The authors suggested that Palladia will sensitize tumor cells to chemotherapy and that low-frequency use will reduce its costs and side effects. This was a phase I/II, multicenter, prospective clinical trial that evaluated 41 dogs with measurable (>1cm) MCT confirmed by cytology or histology. The phase I CCNU dose-escalation portion of the study determined the maximum tolerated dose of CCNU. In phase II, Palladia was given only on days 1, 3 and 5 of a 21-day cycle, and CCNU was given on day 3 of each cycle. Most dogs treated were of middle to older age (median 8.2y), with a median weight of 28.2kg. Mixed breed and boxers were the most common breeds. The median tumor size was 6.7cm (range 0.84-21.8cm). Local lymph node and distant metastasis were found in 26 and 5 dogs, respectively. Side effects were mostly mild to moderate and included neutropenia (34 dogs), hepatotoxicity (24 dogs) and GI toxicity (vomiting, 15 dogs; diarrhea, 11 dogs). Overall, 16 dogs had CCNU dose reductions and/or treatment delays. The overall response rate was 46% (15 had partial remission, and 4 had complete remission). The median time to maximum response was 21 days, and median overall survival was 131 days. Dogs with tumors 6.7cm). Patients with no previous chemotherapy also had better MST at 146 days (vs. 50 days with previous treatment).
To summarize, pulse-dosed Palladia in combination with CCNU was well tolerated and caused less GI side effects than with standard frequency use of Palladia. The response rate here (46%) was comparable to other single-agent protocols but superior than reported in a recent multicenter study for use of CCNU as a single agent (23%). This protocol provides a good alternative for treatment of large mast cell tumors, and it may be more appealing to owners who decline parenteral chemotherapy treatment but cannot afford monotherapy with Palladia.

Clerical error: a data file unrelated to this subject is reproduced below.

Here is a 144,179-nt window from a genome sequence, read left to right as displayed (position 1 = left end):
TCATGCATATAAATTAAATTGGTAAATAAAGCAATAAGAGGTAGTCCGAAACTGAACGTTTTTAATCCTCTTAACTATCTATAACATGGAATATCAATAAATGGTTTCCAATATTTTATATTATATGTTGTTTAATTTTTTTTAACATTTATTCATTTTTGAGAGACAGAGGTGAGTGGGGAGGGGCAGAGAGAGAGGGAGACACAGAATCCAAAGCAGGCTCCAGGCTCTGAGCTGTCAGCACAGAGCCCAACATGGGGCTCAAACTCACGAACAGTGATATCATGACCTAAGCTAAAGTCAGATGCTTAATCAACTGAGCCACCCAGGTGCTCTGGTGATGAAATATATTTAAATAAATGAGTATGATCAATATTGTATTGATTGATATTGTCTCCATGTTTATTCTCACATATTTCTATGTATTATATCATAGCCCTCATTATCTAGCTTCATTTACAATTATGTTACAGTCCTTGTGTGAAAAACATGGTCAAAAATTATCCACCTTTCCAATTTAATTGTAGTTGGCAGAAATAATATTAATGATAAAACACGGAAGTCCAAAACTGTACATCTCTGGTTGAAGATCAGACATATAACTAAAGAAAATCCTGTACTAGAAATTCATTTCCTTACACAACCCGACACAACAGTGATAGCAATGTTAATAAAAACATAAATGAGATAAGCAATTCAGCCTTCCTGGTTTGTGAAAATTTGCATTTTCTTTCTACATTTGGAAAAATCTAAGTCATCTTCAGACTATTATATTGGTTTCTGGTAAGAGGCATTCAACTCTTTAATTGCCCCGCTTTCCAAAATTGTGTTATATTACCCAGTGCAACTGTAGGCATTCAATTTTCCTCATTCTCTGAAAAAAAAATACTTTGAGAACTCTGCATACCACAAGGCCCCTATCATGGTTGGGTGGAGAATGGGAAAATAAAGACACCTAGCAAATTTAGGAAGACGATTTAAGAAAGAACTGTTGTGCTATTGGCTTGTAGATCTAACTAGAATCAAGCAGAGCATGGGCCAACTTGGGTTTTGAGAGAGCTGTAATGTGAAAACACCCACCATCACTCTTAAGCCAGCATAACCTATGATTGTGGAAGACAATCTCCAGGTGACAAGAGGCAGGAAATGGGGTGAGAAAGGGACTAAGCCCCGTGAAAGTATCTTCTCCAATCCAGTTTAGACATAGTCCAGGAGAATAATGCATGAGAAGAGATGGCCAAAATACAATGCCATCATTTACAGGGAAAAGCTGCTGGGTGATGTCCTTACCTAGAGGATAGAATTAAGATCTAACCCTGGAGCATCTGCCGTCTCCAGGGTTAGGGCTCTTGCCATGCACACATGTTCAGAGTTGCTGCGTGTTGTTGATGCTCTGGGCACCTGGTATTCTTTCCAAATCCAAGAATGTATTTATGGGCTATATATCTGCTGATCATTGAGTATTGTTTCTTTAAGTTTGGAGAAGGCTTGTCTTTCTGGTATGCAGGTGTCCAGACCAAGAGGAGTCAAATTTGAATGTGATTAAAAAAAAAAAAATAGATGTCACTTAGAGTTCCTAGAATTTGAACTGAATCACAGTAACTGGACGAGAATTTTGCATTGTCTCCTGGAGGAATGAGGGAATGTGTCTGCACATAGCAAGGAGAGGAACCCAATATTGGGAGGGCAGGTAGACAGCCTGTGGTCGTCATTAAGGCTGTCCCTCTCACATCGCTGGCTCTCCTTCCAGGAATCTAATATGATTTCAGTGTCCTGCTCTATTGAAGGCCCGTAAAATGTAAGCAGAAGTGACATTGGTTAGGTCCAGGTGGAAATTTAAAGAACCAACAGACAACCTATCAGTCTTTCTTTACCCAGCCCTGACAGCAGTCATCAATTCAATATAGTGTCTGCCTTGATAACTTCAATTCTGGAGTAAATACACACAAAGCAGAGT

Beth Davidow, DVM, DACVECC
Influenza has now been diagnosed in our area, and as a result, we have been recently asked whether or not we recommend vaccination. As an emergency and specialty hospital we regularly rely on the expertise of our primary care partners to decide on their own vaccine protocols. However, since we do see a large range of cases, we can help speak to the incidence of disease in our area.
Since 2013, we’ve tested over 100 dogs with community acquired pneumonia using PCR for respiratory diseases. With these tests, we’ve primarily identified Bordetella bronchiseptica and Mycoplasma spp. We’ve also diagnosed several cases of distemper. We have not, however, identified influenza. Since influenza was identified in King County several weeks ago, we have performed additional PCR testing and serology through Cornell University on coughing and sneezing dogs seen in our Seattle and Renton hospitals. Again, no influenza cases have been identified.
To the best of our knowledge, in Washington, all recent influenza cases have been associated with one kennel in King County.
Would I recommend vaccination for influenza? Bordetella bronchiseptica is a far more widespread concern and would be a much higher risk in our area, so this vaccine would be my priority. We certainly should consider the influenza vaccination for dogs who frequent dog parks, doggie daycare or boarding, especially in south King County. It’s less of a priority for the Yorkie that spends most of his day on the couch and in his own backyard.
Our biggest role as veterinarians is to minimize spread of any disease that emerges. We continuously have to be on the alert in our hospitals for contagious diseases. We need to emphasize isolation and hand washing, and we need to proactively test to identify an outbreak quickly. My specific recommendations are: